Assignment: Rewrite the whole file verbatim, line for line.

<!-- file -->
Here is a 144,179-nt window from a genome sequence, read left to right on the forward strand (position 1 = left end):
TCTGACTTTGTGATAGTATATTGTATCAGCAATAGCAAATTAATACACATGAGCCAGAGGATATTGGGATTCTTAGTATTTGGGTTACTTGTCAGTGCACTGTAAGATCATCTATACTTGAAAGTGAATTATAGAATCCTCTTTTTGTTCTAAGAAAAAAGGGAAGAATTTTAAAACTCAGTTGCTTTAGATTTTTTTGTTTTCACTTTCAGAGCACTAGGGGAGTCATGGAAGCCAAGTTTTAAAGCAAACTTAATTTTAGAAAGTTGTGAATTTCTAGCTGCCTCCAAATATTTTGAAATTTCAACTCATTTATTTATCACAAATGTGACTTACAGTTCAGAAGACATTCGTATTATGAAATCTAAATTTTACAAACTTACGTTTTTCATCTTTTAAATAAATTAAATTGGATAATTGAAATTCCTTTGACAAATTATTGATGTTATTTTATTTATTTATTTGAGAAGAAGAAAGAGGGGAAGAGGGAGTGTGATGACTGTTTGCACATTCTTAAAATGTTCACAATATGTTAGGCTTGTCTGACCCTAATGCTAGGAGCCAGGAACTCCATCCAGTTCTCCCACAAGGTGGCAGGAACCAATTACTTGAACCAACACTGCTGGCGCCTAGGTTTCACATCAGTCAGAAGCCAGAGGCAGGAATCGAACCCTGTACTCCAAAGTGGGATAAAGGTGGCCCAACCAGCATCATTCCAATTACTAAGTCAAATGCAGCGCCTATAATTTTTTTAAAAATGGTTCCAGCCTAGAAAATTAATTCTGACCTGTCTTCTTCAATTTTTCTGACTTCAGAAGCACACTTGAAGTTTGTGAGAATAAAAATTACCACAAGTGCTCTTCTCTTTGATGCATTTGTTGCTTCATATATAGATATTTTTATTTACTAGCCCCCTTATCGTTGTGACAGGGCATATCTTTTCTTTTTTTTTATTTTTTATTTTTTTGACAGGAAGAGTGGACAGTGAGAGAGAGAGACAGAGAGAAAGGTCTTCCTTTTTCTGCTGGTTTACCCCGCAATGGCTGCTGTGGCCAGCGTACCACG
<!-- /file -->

Here is a 144,179-nt window from a genome sequence, read left to right on the forward strand (position 1 = left end):
TCTGACTTTGTGATAGTATATTGTATCAGCAATAGCAAATTAATACACATGAGCCAGAGGATATTGGGATTCTTAGTATTTGGGTTACTTGTCAGTGCACTGTAAGATCATCTATACTTGAAAGTGAATTATAGAATCCTCTTTTTGTTCTAAGAAAAAAGGGAAGAATTTTAAAACTCAGTTGCTTTAGATTTTTTTGTTTTCACTTTCAGAGCACTAGGGGAGTCATGGAAGCCAAGTTTTAAAGCAAACTTAATTTTAGAAAGTTGTGAATTTCTAGCTGCCTCCAAATATTTTGAAATTTCAACTCATTTATTTATCACAAATGTGACTTACAGTTCAGAAGACATTCGTATTATGAAATCTAAATTTTACAAACTTACGTTTTTCATCTTTTAAATAAATTAAATTGGATAATTGAAATTCCTTTGACAAATTATTGATGTTATTTTATTTATTTATTTGAGAAGAAGAAAGAGGGGAAGAGGGAGTGTGATGACTGTTTGCACATTCTTAAAATGTTCACAATATGTTAGGCTTGTCTGACCCTAATGCTAGGAGCCAGGAACTCCATCCAGTTCTCCCACAAGGTGGCAGGAACCAATTACTTGAACCAACACTGCTGGCGCCTAGGTTTCACATCAGTCAGAAGCCAGAGGCAGGAATCGAACCCTGTACTCCAAAGTGGGATAAAGGTGGCCCAACCAGCATCATTCCAATTACTAAGTCAAATGCAGCGCCTATAATTTTTTTAAAAATGGTTCCAGCCTAGAAAATTAATTCTGACCTGTCTTCTTCAATTTTTCTGACTTCAGAAGCACACTTGAAGTTTGTGAGAATAAAAATTACCACAAGTGCTCTTCTCTTTGATGCATTTGTTGCTTCATATATAGATATTTTTATTTACTAGCCCCCTTATCGTTGTGACAGGGCATATCTTTTCTTTTTTTTTATTTTTTATTTTTTTGACAGGAAGAGTGGACAGTGAGAGAGAGAGACAGAGAGAAAGGTCTTCCTTTTTCTGCTGGTTTACCCCGCAATGGCTGCTGTGGCCAGCGTACCACG